Interview: Anna Belfrage, the award-winning author of The Graham Saga and The King's Greatest Enemy series

Today, I am pleased to have author Anna Belfrage on my blog. Anna is the award-winning author of a number of historical fiction novels ranging from the 12th to the 17th century. She just announced that her most recent novel in her The King's Greatest Enemy series, The Cold Light of Dawn, hits shelves tomorrow. Welcome Anna!

Anna Belfrage

Anna Belfrage

Like me, you had a “career” before becoming an author. What did you do as a pre-writing profession? At what point did you realize you wanted to write for a living? At what point did you decide make your break into full time writing? And do you ever second-guess your choice? (I know - it’s many questions all tied up in one).

If we’re going to be correct, I still have that career—I am the CFO of a Forestry group with a turnover of 2.5 billion dollars or so. So I do not write for a living—yet. I write because to not write is not an option, seeing as I have so many stories thronging my head it would probably explode if I didn’t let off some steam via my writing.

What is a little know detail about yourself that readers might not know or that is not mentioned on your website?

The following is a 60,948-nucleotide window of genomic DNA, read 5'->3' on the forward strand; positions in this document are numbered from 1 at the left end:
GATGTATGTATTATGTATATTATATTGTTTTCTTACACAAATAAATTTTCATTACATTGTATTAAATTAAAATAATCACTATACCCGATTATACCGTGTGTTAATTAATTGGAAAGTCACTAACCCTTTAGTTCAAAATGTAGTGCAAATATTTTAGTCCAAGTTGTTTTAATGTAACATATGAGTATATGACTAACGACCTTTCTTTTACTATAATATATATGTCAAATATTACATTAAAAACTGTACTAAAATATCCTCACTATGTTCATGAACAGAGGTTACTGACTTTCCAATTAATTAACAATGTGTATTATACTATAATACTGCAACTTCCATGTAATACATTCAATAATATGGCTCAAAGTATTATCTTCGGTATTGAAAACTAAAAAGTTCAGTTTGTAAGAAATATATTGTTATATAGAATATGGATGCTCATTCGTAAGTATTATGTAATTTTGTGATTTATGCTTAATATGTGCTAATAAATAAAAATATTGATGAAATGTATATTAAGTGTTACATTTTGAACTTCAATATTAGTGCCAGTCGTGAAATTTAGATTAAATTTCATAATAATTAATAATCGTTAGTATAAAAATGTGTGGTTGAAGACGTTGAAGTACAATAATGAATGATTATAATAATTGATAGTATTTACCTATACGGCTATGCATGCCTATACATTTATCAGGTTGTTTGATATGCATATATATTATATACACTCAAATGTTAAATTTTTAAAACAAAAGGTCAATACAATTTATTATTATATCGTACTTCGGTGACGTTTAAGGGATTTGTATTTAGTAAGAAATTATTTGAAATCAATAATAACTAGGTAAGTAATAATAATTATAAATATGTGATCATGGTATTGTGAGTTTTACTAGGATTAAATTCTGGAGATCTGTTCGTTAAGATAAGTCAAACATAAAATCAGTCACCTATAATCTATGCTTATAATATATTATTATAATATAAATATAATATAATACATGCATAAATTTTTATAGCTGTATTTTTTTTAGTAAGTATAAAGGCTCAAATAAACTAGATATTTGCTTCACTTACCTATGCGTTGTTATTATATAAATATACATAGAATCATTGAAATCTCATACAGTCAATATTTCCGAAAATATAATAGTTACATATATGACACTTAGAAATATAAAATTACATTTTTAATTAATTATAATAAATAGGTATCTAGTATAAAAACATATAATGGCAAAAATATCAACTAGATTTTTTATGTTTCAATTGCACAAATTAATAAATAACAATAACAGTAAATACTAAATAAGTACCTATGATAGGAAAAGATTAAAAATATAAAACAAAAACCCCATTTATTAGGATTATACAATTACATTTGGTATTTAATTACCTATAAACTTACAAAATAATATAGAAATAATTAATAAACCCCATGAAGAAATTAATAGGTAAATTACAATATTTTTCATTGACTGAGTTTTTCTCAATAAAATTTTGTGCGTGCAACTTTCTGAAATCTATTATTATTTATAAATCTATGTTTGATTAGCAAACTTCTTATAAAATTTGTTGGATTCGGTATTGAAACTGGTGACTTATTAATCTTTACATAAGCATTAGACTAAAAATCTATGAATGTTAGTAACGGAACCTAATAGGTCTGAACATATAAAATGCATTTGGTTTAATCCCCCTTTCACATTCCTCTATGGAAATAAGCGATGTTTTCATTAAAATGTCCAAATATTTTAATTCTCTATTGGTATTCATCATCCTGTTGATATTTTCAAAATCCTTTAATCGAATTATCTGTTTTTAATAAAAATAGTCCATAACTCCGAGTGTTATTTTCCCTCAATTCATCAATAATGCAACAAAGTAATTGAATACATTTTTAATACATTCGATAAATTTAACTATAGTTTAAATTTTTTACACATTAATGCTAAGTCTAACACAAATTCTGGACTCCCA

That I have a bicoloured eye—although that’s not really all that interesting, is it? I sing a lot. I sing as I walk the corridors at work, I sing while I am in the shower, while I’m cooking, while I’m out walking (not too loud. Don’t want people to think I’m off my rocker). Now and then I add a couple of dance steps as well. Drives my kids crazy.

You have series set in the 1300s, the 1700s, in current time, and a new story from the 13th century. How do you land on the time periods? Are there particular characteristics you are looking for?

Well, my 17th century timeslip series The Graham Saga is the product of a fascination with the Early Modern era and the religious upheaval that characterised the period. And that, in turn, is a product of the fact that my husband’s ancestor was obliged to flee Scotland due to religious persecution. I started reading up on the period, ended up quite stuck in it and as I read a certain Matthew Graham began to take shape—one of those devout and principled peeps that can become very rigid unless one shakes them up a bit. Which is why I gave him time traveller Alex Lind as his wife to broaden his horizon. Best thing that happened to either of them, IMO. They agree, but pretend they don’t.